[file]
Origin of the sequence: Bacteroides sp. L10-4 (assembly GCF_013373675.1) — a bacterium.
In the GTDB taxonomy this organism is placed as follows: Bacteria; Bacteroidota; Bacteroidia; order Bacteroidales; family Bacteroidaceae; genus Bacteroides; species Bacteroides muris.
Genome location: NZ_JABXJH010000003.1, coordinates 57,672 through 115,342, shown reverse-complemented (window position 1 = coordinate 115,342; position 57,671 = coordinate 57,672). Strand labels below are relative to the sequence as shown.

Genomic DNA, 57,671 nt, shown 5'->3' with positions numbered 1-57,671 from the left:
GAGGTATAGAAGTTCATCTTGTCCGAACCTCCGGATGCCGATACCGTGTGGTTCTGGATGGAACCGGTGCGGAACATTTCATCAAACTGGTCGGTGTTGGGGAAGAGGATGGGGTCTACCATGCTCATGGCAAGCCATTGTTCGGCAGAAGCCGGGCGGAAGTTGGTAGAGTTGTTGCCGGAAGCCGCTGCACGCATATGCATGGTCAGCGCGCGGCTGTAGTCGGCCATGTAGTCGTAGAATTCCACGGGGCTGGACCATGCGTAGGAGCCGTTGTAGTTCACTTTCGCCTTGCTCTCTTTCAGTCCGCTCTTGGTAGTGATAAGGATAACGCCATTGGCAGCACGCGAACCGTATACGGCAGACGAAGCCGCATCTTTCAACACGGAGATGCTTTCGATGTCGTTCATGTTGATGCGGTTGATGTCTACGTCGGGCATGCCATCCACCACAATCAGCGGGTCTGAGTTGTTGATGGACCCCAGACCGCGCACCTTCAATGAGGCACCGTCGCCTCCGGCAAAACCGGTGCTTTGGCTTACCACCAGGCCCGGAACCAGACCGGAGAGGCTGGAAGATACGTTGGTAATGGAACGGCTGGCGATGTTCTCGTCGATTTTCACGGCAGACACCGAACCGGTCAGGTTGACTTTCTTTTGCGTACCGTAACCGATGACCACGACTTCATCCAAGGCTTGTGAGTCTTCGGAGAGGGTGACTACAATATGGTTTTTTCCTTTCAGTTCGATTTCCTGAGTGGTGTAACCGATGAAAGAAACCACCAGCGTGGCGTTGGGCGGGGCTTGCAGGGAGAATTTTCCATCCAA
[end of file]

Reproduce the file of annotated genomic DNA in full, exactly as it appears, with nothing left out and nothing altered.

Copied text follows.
Origin of the sequence: Bacteroides sp. L10-4 (assembly GCF_013373675.1) — a bacterium.
In the GTDB taxonomy this organism is placed as follows: Bacteria; Bacteroidota; Bacteroidia; order Bacteroidales; family Bacteroidaceae; genus Bacteroides; species Bacteroides muris.
Genome location: NZ_JABXJH010000003.1, coordinates 57,672 through 115,342, shown reverse-complemented (window position 1 = coordinate 115,342; position 57,671 = coordinate 57,672). Strand labels below are relative to the sequence as shown.

Genomic DNA, 57,671 nt, shown 5'->3' with positions numbered 1-57,671 from the left:
GAGGTATAGAAGTTCATCTTGTCCGAACCTCCGGATGCCGATACCGTGTGGTTCTGGATGGAACCGGTGCGGAACATTTCATCAAACTGGTCGGTGTTGGGGAAGAGGATGGGGTCTACCATGCTCATGGCAAGCCATTGTTCGGCAGAAGCCGGGCGGAAGTTGGTAGAGTTGTTGCCGGAAGCCGCTGCACGCATATGCATGGTCAGCGCGCGGCTGTAGTCGGCCATGTAGTCGTAGAATTCCACGGGGCTGGACCATGCGTAGGAGCCGTTGTAGTTCACTTTCGCCTTGCTCTCTTTCAGTCCGCTCTTGGTAGTGATAAGGATAACGCCATTGGCAGCACGCGAACCGTATACGGCAGACGAAGCCGCATCTTTCAACACGGAGATGCTTTCGATGTCGTTCATGTTGATGCGGTTGATGTCTACGTCGGGCATGCCATCCACCACAATCAGCGGGTCTGAGTTGTTGATGGACCCCAGACCGCGCACCTTCAATGAGGCACCGTCGCCTCCGGCAAAACCGGTGCTTTGGCTTACCACCAGGCCCGGAACCAGACCGGAGAGGCTGGAAGATACGTTGGTAATGGAACGGCTGGCGATGTTCTCGTCGATTTTCACGGCAGACACCGAACCGGTCAGGTTGACTTTCTTTTGCGTACCGTAACCGATGACCACGACTTCATCCAAGGCTTGTGAGTCTTCGGAGAGGGTGACTACAATATGGTTTTTTCCTTTCAGTTCGATTTCCTGAGTGGTGTAACCGATGAAAGAAACCACCAGCGTGGCGTTGGGCGGGGCTTGCAGGGAGAATTTTCCATCCAA